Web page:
FEATURE ARTICLE: Getting Married in Unprecedented Times

In these unprecedented times, how to handle what the Corona virus situation is doing to weddings and events is not a one-size-fits-all solution. How you choose to proceed should in all likelihood involve a good amount of conversation and consideration before any major decisions are made to your event’s regard.

The CDC offers the following website to education the general public on the virus: https://www.cdc.gov/coronavirus/2019-ncov/index.html – With that said, right now, it’s safe to say that we are in time of limbo. If your event is not scheduled out for another 6-18 months, you are probably OK to hold off making any major decisions. However, if your wedding is coming up in the near to moderate future, postponing is likely a wise decision. Have you called your vendors yet to have a discussion? Don’t hesitate to start those talks. The sooner you start making new arrangements, the better off you’ll be in terms of alternate dates!

We don’t know realistically when this will end. Scientists and doctors are doing their best to curb this global pandemic, but the news is showing that we are short on medical supplies and the rate of the spread is fast. Johns Hopkins Medical shared a phenomenal article called Coronavirus, Social and Physical Distancing and Self-Quarantine that dives into flattening the curve, how we do it, and what that means ( https://www.hopkinsmedicine.org/health/conditions-and-diseases/coronavirus/coronavirus-social-distancing-and-self-quarantine )/ However, many large (and even small) cities are showing that not everyone is playing by the rules of sheltering in place and social distancing. The analogy of us all being in detention because a handful of kids can’t behave themselves has been floating around social media, and to me, it hits the nail on the head! Until we all do our part, this won’t end, and COVID-19 will continue to infect people and put not only our at-risk population but our healthcare workers in danger. So out of love for your fellow human beings, please do your part to stop the spread! Wash your hands, practice social distancing, only go out when necessary, and when you do, only send out one family member, etc!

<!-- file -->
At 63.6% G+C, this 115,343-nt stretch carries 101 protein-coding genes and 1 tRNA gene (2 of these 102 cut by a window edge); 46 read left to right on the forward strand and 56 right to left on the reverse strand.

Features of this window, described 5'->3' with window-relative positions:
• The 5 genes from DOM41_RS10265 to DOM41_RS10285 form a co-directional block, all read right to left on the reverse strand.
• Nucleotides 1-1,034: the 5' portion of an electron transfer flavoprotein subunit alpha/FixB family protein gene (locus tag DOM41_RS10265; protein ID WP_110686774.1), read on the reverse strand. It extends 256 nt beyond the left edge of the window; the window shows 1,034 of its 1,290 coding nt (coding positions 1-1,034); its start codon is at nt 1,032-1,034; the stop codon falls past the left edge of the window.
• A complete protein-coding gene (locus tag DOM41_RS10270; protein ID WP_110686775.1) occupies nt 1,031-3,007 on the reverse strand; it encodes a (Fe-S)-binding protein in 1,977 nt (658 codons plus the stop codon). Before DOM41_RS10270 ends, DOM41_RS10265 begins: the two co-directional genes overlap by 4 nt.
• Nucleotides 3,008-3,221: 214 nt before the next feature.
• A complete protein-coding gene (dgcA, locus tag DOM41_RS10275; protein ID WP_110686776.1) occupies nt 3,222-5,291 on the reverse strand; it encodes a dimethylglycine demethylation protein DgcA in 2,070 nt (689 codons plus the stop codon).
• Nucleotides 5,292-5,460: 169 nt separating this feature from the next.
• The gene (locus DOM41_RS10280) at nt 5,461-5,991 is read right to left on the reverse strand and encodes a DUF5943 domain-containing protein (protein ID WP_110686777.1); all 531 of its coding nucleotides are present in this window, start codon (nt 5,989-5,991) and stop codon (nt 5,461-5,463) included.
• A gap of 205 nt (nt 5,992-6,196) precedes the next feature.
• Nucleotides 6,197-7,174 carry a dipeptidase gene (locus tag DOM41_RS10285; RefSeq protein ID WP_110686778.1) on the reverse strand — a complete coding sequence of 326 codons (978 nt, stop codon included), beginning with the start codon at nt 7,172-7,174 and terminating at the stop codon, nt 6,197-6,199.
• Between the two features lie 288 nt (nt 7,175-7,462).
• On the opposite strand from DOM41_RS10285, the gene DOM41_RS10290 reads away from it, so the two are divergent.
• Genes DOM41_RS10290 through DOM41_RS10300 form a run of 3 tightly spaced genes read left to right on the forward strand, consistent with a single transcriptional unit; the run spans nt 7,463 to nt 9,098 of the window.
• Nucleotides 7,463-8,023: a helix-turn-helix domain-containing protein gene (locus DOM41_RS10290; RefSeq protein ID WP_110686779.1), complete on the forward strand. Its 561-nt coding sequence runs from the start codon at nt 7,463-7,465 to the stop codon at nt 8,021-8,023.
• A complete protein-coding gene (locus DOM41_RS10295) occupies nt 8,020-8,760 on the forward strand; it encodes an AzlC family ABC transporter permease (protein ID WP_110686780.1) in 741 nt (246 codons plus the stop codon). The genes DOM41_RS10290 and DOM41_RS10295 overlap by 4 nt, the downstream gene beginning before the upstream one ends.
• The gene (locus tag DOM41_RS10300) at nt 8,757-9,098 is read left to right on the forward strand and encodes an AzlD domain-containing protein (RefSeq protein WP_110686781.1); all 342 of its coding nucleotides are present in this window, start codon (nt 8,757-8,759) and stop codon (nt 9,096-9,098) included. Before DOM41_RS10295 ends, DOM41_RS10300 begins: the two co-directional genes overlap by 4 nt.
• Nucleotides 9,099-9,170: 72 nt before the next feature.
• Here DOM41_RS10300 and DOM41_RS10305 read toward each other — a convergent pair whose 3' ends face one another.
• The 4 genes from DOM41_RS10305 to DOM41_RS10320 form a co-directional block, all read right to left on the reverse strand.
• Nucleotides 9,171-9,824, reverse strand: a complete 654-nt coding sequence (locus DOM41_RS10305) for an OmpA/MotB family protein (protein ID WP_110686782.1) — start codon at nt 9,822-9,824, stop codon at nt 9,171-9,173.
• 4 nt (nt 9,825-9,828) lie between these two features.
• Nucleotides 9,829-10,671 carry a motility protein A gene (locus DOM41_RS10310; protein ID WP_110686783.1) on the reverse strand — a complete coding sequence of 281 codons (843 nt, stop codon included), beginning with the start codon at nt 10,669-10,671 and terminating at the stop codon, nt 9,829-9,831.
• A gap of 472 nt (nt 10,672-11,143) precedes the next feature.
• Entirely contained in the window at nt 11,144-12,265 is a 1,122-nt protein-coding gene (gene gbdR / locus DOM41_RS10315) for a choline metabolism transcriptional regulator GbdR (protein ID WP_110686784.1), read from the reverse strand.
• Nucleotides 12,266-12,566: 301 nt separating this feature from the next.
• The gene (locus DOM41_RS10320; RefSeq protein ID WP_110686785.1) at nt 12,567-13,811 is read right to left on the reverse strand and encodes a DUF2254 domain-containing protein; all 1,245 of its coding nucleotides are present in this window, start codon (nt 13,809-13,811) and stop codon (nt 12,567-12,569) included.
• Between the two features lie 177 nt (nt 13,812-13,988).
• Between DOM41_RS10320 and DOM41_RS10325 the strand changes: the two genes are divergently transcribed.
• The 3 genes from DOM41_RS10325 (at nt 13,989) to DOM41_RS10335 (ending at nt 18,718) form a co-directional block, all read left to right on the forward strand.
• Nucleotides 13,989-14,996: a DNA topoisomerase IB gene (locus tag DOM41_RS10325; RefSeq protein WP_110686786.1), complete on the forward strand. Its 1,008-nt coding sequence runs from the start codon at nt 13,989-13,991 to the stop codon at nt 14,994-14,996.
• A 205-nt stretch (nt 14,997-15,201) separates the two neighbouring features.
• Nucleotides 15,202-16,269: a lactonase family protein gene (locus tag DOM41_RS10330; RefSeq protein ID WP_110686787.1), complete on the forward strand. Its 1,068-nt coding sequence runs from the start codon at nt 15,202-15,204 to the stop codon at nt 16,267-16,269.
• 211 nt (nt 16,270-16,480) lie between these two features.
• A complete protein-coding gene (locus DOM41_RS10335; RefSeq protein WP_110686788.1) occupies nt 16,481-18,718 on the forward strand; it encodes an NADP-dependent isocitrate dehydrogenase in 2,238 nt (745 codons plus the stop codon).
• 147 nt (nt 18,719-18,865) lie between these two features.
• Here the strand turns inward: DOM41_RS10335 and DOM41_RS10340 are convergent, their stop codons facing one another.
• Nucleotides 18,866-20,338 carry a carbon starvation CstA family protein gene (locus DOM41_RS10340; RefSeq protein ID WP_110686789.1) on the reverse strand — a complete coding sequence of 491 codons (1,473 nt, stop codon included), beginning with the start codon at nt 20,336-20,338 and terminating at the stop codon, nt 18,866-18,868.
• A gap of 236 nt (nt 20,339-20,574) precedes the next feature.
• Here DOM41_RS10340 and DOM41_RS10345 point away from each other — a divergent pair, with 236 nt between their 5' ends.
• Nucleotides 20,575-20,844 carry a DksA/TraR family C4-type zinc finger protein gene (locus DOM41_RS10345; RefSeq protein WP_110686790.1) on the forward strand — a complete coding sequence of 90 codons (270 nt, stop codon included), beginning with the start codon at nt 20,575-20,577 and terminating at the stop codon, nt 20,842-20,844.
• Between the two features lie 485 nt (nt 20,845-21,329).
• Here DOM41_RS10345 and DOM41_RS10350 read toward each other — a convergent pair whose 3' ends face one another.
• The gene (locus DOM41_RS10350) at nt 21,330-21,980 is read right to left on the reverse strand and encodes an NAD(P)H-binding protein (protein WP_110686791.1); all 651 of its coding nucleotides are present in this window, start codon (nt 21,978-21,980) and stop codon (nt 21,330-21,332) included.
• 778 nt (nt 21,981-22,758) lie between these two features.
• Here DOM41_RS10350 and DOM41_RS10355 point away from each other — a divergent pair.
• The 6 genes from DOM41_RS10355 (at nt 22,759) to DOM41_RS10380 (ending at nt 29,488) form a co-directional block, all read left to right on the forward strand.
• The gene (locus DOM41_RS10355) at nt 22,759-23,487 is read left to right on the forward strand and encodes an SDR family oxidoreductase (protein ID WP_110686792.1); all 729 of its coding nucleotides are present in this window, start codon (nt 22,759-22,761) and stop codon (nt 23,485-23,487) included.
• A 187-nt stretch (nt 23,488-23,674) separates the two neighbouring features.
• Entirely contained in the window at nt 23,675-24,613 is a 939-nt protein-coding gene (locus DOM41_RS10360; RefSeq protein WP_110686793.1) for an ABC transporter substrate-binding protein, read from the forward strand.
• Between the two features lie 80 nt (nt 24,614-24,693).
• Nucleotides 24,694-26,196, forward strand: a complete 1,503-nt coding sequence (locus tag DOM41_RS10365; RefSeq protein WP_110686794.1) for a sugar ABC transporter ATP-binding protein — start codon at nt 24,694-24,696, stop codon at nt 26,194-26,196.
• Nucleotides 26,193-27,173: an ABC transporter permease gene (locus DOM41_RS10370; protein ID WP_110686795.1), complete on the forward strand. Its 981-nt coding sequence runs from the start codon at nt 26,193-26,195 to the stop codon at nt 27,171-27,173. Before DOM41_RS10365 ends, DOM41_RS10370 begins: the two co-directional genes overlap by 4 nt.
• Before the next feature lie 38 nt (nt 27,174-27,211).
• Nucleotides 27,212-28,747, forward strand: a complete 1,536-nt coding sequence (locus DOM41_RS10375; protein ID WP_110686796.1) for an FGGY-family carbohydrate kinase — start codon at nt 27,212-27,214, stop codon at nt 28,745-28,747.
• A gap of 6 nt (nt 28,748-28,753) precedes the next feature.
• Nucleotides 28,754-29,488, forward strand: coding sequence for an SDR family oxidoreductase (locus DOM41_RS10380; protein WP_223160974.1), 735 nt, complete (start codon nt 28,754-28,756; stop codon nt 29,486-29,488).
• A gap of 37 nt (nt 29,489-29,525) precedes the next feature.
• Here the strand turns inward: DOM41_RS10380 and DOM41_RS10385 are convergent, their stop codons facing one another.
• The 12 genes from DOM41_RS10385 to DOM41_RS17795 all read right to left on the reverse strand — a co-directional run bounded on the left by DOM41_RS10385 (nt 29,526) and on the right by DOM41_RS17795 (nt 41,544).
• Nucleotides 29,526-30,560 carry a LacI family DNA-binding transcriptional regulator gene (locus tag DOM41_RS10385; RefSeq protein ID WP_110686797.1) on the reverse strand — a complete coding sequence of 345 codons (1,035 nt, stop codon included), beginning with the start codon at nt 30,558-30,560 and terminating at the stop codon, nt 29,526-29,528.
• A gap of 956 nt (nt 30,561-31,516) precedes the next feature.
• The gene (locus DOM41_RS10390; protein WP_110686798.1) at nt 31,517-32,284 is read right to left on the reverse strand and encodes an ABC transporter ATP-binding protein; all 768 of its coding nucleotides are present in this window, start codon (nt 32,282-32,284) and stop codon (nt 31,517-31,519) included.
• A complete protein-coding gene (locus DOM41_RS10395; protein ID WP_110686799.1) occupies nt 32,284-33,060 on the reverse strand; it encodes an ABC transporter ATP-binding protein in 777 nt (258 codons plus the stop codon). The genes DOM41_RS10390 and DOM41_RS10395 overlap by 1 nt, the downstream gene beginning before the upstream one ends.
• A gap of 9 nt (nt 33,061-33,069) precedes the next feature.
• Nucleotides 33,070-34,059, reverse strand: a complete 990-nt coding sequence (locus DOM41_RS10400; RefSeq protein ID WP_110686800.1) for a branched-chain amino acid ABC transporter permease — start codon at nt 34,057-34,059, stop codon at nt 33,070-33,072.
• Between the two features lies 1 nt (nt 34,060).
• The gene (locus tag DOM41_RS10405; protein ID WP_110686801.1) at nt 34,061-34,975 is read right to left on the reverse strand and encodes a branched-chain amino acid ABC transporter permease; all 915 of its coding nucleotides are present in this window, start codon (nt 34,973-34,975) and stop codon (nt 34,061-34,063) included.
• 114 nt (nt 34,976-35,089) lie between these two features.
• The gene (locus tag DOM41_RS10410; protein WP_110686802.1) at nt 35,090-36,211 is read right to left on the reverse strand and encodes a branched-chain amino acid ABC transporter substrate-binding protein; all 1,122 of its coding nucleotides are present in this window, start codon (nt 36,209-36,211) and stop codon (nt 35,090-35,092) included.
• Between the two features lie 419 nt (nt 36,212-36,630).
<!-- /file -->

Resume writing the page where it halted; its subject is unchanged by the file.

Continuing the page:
Back to the timeline. You can follow along with what the The Institute for Health Metrics and Evaluation is projecting at: http://www.healthdata.org/covid – They go so far as to break it down with projections by all resources, all beds, ICU beds, and invasive ventilators by the US, or you can take a look at just your state. So if you are wondering a ballpark when this will be over, this will give you some idea as we go along. Again, though, this is if everyone starts playing by the rules.

Considering postponing?

1. Check your marriage license expiration date. How will that play into your plan? If it expires before you can make your next reservation and move the date, will you get a new one or go ahead and get married privately, and then just make the larger gathering just a reception?

2. Start communicating with your vendors now. Most are booked throughout the year, so please be patient with them as they navigate getting you alternate dates. Bear in mind, depending on the venue or vendor, they may already be booked out until 2021.

3. Give your guests as much advance notice as possible. This could include printed cards, emails, personal notes, and/or calls or a combination of the above to make sure that everyone is in the know.

4. Need help? Bring in a planner. Most of us have a lot of other things going on besides just planning the wedding. So the burden of revamping an entire event can be time consuming and stressful. So the investment of letting a wedding planner handle the changes for you and/or be onsite to accommodate all of the necessary nuts and bolts of the day to make it a successful event will be money well spent.